A sensitive first-person narrative of one volunteer’s hospice work over an eight-year period.
Bivie and Amber, two dying women, share the limelight in this exploration of what families, workers, and patients undergo when someone is declared terminally ill. Through her journal entries, mystery writer Andreae (Smoke Eaters, p. 84, etc.) describes in detail two contrasting women whose families’ responses to terminal illness also differ. So do Andreae’s feelings about the women. After Bivie’s death, the author begins her story of Amber. In between, eight years have passed. She has had 15 other patients. Her children have grown. We learn this, because Andreae weaves small threads of her outside life into the rich description of her hospice work. She uses a device of occasionally allowing details to remind her of other patients she’s had in between Bivie and Amber. Thus she can detour briefly to describe yet more people. The patients we get to know during their final months or days range in age from their 30s to 102. Andreae makes friends, makes mistakes, makes connections that teach her important, sometimes surprising lessons. Her comparisons of the death experience to the birth experience, of the first visit with a patient to a first date, make it clear that dying is not an event separate from all others, but part of the tapestry of our lives. The section about Bivie was originally published separately by a hospice organization. Andreae’s expansion of that original piece into a book by adding others’ stories does not seem artificial but seamless.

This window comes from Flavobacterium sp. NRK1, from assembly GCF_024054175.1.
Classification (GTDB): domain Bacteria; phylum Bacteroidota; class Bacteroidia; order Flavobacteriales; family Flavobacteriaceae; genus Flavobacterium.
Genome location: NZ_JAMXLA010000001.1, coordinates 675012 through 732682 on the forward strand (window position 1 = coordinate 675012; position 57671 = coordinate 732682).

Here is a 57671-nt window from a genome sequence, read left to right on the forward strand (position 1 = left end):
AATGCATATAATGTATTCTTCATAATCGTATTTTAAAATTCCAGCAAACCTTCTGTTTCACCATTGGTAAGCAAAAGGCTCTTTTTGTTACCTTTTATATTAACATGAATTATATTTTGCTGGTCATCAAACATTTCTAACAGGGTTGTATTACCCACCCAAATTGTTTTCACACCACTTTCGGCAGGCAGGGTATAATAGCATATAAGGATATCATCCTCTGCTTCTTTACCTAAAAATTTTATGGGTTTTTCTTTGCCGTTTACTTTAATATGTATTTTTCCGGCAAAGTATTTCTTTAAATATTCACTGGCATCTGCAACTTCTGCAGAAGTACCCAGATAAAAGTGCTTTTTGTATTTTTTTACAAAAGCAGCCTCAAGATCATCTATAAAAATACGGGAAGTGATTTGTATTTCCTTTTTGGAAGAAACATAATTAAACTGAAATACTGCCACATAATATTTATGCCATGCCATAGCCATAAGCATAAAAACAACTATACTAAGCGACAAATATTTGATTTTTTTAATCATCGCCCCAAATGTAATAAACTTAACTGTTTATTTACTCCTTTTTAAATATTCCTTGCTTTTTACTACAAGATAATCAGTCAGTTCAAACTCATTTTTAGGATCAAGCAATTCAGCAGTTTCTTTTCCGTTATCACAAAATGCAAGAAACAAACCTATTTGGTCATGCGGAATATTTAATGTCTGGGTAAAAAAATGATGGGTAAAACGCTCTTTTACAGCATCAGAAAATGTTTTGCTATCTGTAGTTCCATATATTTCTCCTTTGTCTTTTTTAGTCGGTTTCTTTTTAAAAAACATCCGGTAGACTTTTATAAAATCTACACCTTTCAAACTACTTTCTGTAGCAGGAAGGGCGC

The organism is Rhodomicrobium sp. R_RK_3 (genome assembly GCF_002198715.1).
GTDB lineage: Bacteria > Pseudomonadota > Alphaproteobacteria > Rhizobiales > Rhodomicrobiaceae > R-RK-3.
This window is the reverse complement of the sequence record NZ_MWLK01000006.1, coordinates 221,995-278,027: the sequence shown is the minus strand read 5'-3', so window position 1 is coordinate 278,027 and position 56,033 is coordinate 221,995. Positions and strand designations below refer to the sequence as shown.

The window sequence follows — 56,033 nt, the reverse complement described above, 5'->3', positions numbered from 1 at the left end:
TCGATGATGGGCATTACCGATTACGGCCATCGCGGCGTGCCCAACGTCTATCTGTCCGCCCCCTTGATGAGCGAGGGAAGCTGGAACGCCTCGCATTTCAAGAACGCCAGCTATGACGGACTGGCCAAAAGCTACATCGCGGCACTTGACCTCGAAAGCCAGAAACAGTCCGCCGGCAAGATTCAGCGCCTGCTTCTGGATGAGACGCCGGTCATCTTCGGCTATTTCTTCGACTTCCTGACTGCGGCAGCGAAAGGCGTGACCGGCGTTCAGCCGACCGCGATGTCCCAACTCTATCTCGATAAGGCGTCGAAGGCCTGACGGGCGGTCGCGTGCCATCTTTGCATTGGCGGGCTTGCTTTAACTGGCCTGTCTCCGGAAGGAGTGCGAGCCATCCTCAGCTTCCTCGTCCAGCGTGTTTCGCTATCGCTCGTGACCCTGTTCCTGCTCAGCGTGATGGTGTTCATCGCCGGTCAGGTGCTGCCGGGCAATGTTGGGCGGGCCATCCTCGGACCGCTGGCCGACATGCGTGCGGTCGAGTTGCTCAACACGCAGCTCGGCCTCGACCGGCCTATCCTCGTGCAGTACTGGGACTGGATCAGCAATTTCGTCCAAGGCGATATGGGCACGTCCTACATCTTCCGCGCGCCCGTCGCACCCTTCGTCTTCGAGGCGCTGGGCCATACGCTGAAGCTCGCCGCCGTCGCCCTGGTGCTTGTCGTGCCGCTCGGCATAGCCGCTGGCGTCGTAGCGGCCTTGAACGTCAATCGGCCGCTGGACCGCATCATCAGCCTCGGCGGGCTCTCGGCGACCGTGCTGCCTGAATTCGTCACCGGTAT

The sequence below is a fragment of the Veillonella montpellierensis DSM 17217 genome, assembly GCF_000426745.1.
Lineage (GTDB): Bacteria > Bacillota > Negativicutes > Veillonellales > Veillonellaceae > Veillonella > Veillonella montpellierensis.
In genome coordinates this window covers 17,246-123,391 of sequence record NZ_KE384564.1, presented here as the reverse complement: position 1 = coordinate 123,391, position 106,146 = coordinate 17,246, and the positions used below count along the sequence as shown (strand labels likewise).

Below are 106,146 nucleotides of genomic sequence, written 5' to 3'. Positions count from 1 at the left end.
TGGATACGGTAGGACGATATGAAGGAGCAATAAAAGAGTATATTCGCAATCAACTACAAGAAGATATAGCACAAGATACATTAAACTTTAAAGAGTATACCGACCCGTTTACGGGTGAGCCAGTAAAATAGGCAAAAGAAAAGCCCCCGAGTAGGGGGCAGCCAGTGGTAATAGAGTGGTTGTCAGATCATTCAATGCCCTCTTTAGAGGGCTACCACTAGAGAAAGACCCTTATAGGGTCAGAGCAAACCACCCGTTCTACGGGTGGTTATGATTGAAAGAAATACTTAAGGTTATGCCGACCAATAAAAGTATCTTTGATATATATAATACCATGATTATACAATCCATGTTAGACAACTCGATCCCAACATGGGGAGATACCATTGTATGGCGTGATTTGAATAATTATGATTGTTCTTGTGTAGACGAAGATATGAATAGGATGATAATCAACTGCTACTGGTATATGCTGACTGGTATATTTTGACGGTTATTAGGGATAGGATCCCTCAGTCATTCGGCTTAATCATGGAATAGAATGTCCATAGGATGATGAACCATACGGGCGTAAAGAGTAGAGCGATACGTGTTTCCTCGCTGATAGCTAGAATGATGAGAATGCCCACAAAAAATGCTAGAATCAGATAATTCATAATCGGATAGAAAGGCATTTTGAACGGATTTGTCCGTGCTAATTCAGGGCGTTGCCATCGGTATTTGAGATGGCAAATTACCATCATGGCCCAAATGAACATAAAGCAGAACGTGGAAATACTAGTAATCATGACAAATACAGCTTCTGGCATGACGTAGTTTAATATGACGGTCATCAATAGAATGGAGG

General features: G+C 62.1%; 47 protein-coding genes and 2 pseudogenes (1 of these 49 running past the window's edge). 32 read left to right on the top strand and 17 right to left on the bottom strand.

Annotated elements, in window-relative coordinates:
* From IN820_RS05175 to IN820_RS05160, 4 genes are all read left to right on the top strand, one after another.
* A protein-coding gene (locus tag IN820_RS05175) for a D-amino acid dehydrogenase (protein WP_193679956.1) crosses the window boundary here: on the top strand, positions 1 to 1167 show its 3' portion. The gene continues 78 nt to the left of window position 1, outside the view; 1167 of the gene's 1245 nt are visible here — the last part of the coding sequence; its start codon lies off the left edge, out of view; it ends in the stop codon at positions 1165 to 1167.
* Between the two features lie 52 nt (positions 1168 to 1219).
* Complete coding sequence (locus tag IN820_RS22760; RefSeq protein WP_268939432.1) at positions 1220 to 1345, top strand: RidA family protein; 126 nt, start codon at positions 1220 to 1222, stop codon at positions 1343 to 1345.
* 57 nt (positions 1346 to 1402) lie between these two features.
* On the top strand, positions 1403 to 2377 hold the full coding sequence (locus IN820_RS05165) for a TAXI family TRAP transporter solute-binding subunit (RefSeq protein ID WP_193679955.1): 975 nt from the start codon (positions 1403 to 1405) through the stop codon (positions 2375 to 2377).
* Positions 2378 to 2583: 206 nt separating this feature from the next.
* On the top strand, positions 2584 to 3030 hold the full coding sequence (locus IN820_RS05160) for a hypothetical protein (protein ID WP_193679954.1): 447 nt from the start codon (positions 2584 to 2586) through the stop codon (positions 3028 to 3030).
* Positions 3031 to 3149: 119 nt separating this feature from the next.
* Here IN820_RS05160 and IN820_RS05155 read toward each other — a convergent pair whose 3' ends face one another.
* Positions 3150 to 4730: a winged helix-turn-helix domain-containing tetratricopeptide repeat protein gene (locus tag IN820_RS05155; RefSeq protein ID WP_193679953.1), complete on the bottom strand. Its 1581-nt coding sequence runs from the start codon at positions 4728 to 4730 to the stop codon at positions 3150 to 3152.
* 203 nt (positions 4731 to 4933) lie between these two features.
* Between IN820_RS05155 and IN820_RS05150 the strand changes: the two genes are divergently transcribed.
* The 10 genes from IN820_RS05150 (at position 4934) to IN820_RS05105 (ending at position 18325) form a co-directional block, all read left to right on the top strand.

A thoughtful depiction of ordinary lives transformed (but not obliterated) by the shadow of death.